SDPB awarded $782,236 from USDA South Dakota Public Broadcasting has been awarded two grants, totaling $782,236 from the United States Department of Agriculture.
The grants, each at $391,118, will allow the network to upgrade the digital television transmission equipment at stations KZSD-DT at Martin and KPSD-DT at Eagle Butte.
The upgrades will allow SDPB Television to reach a wider area in these two rural western South Dakota coverage areas once the network switches to digital television (DTV) broadcasting.
"We are very pleased," said Otto Doll, commissioner of the South Dakota Bureau of Information and Telecommunications (BIT). "SDPB strives to meet the needs of everyone in the state, from the sparsely populated areas that will be reached with the help of these grants to the state's major cities."
SDPB is a division of BIT. The grants were awarded to SDPB through the South Dakota Educational Telecommunications Board, which oversees the statewide network and holds SDPB's broadcast licenses.
The grants were offered through the Rural Utilities Service Public Television Station Digital Transition Grant Program. SDPB's two grants were among 16 awarded nationwide from among 44 applications. The grants were based on the rural nature of the coverage areas, income levels and critical need.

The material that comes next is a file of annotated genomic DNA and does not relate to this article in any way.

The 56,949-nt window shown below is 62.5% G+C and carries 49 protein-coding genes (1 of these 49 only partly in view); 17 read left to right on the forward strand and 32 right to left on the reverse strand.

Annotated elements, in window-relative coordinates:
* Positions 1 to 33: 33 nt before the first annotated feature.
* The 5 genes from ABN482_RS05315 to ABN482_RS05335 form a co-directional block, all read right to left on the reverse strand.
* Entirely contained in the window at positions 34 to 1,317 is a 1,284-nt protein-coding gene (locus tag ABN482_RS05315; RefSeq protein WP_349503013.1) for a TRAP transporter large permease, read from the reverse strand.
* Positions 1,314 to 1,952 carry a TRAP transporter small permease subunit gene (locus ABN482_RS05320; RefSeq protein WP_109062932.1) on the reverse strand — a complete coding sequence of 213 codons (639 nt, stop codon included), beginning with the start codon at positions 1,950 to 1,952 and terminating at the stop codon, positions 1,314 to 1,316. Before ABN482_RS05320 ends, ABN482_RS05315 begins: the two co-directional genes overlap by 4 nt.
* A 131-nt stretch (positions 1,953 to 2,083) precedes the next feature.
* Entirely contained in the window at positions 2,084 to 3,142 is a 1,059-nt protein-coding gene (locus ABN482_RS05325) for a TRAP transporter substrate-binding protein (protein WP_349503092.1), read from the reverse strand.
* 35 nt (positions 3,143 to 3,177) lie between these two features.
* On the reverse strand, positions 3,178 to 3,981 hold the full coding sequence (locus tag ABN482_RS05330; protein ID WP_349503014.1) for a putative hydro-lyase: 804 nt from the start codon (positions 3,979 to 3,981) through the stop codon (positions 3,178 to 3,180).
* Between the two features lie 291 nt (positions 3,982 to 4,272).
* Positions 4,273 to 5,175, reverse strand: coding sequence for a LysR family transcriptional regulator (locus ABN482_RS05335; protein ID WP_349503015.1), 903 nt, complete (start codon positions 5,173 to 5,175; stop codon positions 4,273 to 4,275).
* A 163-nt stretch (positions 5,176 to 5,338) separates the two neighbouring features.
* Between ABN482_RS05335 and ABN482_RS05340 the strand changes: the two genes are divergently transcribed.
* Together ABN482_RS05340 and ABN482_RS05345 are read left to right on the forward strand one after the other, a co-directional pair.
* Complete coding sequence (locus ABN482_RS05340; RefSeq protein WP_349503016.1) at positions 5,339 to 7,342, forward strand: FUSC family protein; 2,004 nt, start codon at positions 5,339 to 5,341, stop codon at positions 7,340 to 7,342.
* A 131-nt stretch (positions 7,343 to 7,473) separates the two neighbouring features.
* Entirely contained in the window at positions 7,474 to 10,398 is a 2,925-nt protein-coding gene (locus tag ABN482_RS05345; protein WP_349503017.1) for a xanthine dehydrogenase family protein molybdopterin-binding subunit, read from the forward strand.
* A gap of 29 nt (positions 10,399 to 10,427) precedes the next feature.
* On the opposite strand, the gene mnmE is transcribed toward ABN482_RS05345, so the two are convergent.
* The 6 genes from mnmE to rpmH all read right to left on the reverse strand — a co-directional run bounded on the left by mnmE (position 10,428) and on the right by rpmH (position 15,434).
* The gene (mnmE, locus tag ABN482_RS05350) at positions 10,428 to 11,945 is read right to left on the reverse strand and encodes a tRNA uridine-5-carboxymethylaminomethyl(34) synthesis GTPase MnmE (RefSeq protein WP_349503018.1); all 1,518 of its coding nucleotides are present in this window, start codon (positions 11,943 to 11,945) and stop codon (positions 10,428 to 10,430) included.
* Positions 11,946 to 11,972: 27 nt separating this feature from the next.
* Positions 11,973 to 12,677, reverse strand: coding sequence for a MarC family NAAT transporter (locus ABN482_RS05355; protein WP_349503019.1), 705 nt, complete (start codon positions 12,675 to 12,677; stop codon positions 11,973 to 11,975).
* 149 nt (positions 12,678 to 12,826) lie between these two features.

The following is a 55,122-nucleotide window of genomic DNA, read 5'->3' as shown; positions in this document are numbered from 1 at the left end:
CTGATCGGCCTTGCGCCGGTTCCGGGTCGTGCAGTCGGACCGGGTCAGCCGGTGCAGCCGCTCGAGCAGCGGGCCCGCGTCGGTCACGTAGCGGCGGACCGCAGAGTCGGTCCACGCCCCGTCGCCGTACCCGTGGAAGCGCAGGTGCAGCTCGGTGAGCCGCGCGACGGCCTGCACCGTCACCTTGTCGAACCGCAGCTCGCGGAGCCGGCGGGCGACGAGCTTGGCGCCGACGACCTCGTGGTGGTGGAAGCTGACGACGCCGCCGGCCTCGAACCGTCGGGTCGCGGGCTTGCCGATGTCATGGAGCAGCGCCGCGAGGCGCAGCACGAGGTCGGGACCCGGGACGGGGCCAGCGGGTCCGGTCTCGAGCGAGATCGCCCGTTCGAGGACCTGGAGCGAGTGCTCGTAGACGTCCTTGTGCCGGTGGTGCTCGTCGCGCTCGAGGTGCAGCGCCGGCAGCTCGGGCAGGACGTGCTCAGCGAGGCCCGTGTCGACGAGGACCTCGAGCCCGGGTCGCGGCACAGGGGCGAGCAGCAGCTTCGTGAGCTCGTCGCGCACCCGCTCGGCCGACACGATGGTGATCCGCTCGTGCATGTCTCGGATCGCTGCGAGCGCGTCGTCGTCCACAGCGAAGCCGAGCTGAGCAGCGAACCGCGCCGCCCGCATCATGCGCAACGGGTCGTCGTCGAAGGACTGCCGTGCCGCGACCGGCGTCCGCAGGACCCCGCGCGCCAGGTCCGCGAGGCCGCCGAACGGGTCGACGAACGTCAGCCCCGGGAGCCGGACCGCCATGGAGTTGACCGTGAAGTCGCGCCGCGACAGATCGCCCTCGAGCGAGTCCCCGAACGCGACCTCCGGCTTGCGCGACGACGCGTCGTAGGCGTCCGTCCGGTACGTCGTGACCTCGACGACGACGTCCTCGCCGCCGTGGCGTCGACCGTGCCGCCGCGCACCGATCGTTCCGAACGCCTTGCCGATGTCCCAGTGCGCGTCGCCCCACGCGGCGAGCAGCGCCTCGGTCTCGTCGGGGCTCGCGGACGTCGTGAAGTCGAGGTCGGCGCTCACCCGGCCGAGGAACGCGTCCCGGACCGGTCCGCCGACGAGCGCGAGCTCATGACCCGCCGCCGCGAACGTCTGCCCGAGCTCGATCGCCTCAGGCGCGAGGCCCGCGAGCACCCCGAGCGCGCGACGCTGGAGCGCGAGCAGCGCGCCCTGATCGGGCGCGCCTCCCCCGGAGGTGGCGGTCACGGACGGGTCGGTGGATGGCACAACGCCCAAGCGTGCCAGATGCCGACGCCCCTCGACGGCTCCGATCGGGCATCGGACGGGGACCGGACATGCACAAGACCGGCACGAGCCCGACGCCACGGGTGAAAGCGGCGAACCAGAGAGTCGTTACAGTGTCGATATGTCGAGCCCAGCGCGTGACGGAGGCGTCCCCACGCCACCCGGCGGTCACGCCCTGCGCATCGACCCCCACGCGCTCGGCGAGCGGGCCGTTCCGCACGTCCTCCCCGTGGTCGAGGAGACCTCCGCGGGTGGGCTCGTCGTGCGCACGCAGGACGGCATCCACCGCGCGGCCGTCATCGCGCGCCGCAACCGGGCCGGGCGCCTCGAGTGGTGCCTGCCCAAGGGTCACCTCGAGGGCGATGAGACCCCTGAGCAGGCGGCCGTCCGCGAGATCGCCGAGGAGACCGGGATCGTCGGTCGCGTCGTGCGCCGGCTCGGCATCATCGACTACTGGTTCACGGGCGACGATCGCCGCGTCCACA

At present, two of the network's planned nine digital transmitters are in operation: Rapid City and Sioux Falls. KBHE-DT Channel 26 in Rapid City and KCSD-DT Channel 24 in Sioux Falls are receiving the PBS HD Channel for now, allowing viewers with DTV capable sets or receiver boxes to see a sample of DTV picture and sound quality.
Over the course of 2004, SDPB plans to initiate digital transmission at the remaining seven transmitters.
Eventually, the digital transmitters will offer the regular SDPB Television schedule.
The transition to digital is required by the Federal Communications Commission for public and commercial television stations nationwide. The FCC has set 2006 as the cutoff date for analog transmission (the present mode for most viewers).